Arrangements for serious emergencies in Wales are sometimes unclear, with some services also facing an uncertain future - according to the Auditor General for Wales.
A report examined the sufficiency of arrangements for emergency planning and response in Wales, and how the Welsh Government supports the emergency services involved.
It found the Welsh Government provides 'highly effective' support for the emergency services that respond to civil incidents, such as flooding or explosions, but it's co-ordinating role should be clearer.
Powers for civil emergencies are not devolved, with some unsure whether to look to the Welsh or UK Government for guidance in a civil emergency.
It also found that a question mark hangs over the future of arrangements in place to protect the public due to spending cuts.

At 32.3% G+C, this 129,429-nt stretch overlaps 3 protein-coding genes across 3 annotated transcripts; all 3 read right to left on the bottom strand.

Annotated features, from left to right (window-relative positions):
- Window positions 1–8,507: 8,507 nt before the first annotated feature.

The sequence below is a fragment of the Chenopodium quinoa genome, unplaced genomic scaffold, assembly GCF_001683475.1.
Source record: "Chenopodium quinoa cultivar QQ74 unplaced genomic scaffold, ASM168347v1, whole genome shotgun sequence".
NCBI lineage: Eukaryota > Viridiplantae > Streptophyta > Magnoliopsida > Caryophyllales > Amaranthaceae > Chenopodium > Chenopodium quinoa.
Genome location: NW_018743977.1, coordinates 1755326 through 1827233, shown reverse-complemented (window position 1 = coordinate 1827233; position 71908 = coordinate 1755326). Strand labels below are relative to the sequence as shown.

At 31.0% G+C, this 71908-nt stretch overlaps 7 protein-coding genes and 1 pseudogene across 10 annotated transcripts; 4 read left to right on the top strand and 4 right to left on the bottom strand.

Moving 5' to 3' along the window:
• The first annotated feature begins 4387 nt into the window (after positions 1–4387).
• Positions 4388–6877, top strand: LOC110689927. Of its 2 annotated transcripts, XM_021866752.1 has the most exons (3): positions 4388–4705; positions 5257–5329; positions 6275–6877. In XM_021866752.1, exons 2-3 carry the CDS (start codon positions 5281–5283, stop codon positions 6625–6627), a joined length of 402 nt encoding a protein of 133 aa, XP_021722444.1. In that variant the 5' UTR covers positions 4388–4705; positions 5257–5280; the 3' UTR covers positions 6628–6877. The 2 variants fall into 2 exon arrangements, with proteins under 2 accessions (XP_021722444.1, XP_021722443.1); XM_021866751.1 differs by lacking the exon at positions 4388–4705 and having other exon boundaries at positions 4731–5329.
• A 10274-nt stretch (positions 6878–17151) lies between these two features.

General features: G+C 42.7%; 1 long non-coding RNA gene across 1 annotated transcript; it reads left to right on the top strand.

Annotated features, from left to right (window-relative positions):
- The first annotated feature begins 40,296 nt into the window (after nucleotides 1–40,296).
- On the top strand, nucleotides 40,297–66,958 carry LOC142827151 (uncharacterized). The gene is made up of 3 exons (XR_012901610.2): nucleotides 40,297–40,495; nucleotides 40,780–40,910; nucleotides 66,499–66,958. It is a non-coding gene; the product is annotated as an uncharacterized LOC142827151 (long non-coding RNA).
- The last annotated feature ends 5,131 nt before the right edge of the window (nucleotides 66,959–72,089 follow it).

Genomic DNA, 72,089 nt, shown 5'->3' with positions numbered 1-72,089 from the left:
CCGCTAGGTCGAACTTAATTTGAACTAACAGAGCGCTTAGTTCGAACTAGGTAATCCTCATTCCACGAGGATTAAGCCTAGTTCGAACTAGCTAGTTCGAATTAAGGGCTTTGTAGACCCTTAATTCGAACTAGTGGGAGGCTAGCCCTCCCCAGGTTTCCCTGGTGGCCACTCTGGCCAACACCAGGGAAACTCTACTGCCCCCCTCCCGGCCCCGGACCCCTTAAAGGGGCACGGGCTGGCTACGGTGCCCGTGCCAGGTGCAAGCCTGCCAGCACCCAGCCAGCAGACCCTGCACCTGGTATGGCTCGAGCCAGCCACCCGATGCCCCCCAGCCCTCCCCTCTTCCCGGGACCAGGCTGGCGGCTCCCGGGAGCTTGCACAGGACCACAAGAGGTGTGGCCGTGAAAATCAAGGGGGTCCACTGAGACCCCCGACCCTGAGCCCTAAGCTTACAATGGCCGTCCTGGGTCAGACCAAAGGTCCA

Local authorities spent £4 million on emergency planning in 2010-11, but the report found spending is not always prioritised to the areas at highest risk from emergency. Local authorities may direct their spending to other priorities.
Future spending cuts are also likely to have a big impact on emergency services, with the police and fire and rescue services alone planning to reduce overall spending by just over £100 million in the four years to 2014-15.
The report follows a series of floods in Wales - notably in St Asaph, when the River Elwy burst its banks.
Emergency services were praised by the Auditor General for how they handled the incident.
The Welsh Government says it will consider the report.